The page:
A bill introduced by Sen. Dick Durbin (D-Ill.) would make hospitals comply with stricter reporting standards and guidelines to fight methicillin-resistant Staphylococcus aureus and other antibiotic-resistant bacteria.
In a teleconference with reporters, Durbin said only 2% of U.S. hospitals—approximately 350—voluntarily report MRSA infections. “We need to know the prevalence of the infection around the country,” he said. The bill would require hospitals to report their infection rates to the Centers for Disease Control and Prevention. “With better data, it’s easier for researchers to learn more about how to treat and, ideally, how to prevent these dangerous infections,” Durbin said.
The federal government in turn would develop best-practices guidelines for hospital infection-control plans. In other provisions, the bill would introduce a quality-improvement payment program through the CMS to provide payment subsidies to hospitals for lowering hospital-acquired infection rates.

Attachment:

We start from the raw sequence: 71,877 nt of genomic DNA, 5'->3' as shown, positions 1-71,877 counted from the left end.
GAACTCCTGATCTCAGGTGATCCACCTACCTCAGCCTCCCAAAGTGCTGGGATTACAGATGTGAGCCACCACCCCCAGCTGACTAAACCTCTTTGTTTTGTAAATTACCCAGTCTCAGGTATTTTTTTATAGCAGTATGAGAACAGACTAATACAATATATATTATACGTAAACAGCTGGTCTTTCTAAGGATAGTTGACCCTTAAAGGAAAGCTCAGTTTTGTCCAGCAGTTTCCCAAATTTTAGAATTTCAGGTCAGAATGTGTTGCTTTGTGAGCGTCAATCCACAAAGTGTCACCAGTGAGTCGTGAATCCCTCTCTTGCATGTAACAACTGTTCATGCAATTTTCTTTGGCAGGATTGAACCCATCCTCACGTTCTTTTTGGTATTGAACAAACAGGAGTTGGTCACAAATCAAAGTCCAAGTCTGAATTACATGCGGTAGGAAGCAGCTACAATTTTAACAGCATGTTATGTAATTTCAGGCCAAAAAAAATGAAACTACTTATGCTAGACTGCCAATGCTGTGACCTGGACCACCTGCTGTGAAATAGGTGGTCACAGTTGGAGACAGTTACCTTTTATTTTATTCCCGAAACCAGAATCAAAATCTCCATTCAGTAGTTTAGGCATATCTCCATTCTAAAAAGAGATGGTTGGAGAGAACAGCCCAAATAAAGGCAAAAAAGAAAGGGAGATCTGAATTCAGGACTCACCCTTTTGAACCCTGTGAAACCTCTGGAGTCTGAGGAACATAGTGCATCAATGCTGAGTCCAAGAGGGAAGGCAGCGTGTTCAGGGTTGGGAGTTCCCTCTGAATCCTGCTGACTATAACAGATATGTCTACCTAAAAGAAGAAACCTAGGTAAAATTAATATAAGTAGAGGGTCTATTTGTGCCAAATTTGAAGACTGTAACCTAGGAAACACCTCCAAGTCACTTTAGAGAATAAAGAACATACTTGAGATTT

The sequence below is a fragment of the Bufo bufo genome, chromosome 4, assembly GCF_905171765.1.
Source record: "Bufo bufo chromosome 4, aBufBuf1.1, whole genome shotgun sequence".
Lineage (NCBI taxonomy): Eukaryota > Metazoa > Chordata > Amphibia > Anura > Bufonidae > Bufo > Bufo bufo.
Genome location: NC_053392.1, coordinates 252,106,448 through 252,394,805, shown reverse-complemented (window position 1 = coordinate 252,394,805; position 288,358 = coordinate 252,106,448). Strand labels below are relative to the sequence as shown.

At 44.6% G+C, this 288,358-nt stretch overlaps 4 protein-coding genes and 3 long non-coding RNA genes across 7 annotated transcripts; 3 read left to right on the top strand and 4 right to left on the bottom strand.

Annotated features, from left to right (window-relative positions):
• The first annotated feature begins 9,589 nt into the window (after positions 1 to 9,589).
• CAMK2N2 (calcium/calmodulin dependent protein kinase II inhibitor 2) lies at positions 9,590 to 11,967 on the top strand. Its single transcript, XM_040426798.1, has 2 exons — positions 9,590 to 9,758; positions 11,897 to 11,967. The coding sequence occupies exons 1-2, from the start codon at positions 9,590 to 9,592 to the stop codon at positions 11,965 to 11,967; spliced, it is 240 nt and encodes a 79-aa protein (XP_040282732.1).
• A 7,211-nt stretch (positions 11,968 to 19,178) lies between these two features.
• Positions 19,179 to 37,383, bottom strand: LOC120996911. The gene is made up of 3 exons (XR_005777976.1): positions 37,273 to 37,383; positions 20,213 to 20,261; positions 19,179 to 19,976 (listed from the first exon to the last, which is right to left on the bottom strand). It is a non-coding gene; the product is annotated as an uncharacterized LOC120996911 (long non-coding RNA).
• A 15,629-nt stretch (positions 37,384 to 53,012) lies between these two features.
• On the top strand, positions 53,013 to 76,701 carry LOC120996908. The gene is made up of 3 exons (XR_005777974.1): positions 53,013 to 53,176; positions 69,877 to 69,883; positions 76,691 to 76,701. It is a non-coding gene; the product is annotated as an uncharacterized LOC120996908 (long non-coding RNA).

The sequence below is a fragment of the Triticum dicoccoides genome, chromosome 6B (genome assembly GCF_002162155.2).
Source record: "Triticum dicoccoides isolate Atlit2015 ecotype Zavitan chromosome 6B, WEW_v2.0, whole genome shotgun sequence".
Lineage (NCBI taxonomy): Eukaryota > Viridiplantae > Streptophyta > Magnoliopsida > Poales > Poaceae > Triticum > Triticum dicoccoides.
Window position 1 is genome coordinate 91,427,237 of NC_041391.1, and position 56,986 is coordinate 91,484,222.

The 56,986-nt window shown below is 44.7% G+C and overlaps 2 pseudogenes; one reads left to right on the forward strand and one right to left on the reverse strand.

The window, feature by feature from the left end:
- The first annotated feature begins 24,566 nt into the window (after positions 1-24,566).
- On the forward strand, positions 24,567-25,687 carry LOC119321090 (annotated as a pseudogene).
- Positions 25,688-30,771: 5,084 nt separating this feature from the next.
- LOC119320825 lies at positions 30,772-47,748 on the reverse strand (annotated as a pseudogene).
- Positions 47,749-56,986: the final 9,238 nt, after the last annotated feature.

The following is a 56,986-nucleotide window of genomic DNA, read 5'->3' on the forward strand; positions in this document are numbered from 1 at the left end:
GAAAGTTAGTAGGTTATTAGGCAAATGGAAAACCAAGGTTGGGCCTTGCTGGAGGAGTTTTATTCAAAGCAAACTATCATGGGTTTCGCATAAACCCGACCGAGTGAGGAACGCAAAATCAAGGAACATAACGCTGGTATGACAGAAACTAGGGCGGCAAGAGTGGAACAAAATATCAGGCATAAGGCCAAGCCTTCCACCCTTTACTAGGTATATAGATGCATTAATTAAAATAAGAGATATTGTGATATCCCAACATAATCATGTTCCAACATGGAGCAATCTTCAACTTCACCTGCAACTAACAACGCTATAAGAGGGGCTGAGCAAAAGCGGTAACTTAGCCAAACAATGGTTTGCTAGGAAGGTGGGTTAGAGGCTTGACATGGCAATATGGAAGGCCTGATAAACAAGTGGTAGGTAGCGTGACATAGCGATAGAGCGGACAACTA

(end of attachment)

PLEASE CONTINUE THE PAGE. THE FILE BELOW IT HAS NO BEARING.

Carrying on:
Durbin said he would be sending out letters to all senators to generate bipartisan support. Fellow Illinois Democratic senator and presidential hopeful Barack Obama is a co-sponsor on the bill, Durbin noted.
The CDC estimates that in 2005, 94,000 Americans developed MRSA infections and that 19,000 died from it, more than the number of people who died from HIV/AIDS, homicide, emphysema or Parkinson’s disease.